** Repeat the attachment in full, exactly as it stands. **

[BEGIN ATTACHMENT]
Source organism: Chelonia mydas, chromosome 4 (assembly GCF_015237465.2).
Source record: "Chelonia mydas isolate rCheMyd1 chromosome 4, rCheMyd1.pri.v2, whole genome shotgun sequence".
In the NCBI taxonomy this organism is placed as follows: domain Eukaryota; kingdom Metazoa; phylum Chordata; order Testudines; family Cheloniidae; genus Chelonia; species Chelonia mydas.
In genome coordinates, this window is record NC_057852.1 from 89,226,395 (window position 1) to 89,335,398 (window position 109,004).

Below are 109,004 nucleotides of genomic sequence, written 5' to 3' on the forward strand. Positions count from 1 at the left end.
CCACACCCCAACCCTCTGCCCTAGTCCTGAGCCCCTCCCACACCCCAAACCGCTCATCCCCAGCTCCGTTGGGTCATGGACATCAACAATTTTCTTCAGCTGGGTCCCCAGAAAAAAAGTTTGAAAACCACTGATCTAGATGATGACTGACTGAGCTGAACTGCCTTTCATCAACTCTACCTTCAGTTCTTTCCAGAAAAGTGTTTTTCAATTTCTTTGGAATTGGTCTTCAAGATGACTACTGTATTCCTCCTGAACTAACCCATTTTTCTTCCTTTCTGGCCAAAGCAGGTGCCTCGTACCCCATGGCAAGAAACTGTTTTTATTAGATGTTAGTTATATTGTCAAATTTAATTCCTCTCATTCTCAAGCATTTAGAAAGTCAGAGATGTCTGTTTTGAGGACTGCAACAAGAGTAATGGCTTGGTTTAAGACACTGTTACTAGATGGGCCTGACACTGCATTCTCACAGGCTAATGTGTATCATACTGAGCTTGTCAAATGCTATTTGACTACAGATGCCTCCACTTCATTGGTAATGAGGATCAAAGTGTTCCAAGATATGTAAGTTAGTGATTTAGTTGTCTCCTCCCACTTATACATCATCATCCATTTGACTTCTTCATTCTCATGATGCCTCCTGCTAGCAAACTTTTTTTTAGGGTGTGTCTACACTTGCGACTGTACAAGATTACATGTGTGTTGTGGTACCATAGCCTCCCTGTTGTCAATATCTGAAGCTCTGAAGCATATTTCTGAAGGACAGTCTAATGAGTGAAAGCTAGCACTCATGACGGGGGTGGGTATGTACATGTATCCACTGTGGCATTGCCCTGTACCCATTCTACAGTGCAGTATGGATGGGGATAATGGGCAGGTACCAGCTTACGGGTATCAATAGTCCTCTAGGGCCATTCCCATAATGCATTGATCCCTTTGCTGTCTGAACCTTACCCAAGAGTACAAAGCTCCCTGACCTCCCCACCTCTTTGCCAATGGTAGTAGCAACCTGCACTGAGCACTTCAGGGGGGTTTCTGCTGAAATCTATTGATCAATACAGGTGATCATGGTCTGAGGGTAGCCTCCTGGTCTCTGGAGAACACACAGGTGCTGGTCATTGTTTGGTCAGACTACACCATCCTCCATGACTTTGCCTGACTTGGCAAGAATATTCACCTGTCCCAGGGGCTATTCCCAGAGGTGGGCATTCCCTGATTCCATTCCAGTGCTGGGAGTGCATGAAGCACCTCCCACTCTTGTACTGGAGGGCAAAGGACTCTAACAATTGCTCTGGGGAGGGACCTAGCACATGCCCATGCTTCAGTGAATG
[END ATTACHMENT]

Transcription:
Source organism: Chelonia mydas, chromosome 4 (assembly GCF_015237465.2).
Source record: "Chelonia mydas isolate rCheMyd1 chromosome 4, rCheMyd1.pri.v2, whole genome shotgun sequence".
In the NCBI taxonomy this organism is placed as follows: domain Eukaryota; kingdom Metazoa; phylum Chordata; order Testudines; family Cheloniidae; genus Chelonia; species Chelonia mydas.
In genome coordinates, this window is record NC_057852.1 from 89,226,395 (window position 1) to 89,335,398 (window position 109,004).

Below are 109,004 nucleotides of genomic sequence, written 5' to 3' on the forward strand. Positions count from 1 at the left end.
CCACACCCCAACCCTCTGCCCTAGTCCTGAGCCCCTCCCACACCCCAAACCGCTCATCCCCAGCTCCGTTGGGTCATGGACATCAACAATTTTCTTCAGCTGGGTCCCCAGAAAAAAAGTTTGAAAACCACTGATCTAGATGATGACTGACTGAGCTGAACTGCCTTTCATCAACTCTACCTTCAGTTCTTTCCAGAAAAGTGTTTTTCAATTTCTTTGGAATTGGTCTTCAAGATGACTACTGTATTCCTCCTGAACTAACCCATTTTTCTTCCTTTCTGGCCAAAGCAGGTGCCTCGTACCCCATGGCAAGAAACTGTTTTTATTAGATGTTAGTTATATTGTCAAATTTAATTCCTCTCATTCTCAAGCATTTAGAAAGTCAGAGATGTCTGTTTTGAGGACTGCAACAAGAGTAATGGCTTGGTTTAAGACACTGTTACTAGATGGGCCTGACACTGCATTCTCACAGGCTAATGTGTATCATACTGAGCTTGTCAAATGCTATTTGACTACAGATGCCTCCACTTCATTGGTAATGAGGATCAAAGTGTTCCAAGATATGTAAGTTAGTGATTTAGTTGTCTCCTCCCACTTATACATCATCATCCATTTGACTTCTTCATTCTCATGATGCCTCCTGCTAGCAAACTTTTTTTTAGGGTGTGTCTACACTTGCGACTGTACAAGATTACATGTGTGTTGTGGTACCATAGCCTCCCTGTTGTCAATATCTGAAGCTCTGAAGCATATTTCTGAAGGACAGTCTAATGAGTGAAAGCTAGCACTCATGACGGGGGTGGGTATGTACATGTATCCACTGTGGCATTGCCCTGTACCCATTCTACAGTGCAGTATGGATGGGGATAATGGGCAGGTACCAGCTTACGGGTATCAATAGTCCTCTAGGGCCATTCCCATAATGCATTGATCCCTTTGCTGTCTGAACCTTACCCAAGAGTACAAAGCTCCCTGACCTCCCCACCTCTTTGCCAATGGTAGTAGCAACCTGCACTGAGCACTTCAGGGGGGTTTCTGCTGAAATCTATTGATCAATACAGGTGATCATGGTCTGAGGGTAGCCTCCTGGTCTCTGGAGAACACACAGGTGCTGGTCATTGTTTGGTCAGACTACACCATCCTCCATGACTTTGCCTGACTTGGCAAGAATATTCACCTGTCCCAGGGGCTATTCCCAGAGGTGGGCATTCCCTGATTCCATTCCAGTGCTGGGAGTGCATGAAGCACCTCCCACTCTTGTACTGGAGGGCAAAGGACTCTAACAATTGCTCTGGGGAGGGACCTAGCACATGCCCATGCTTCAGTGAATG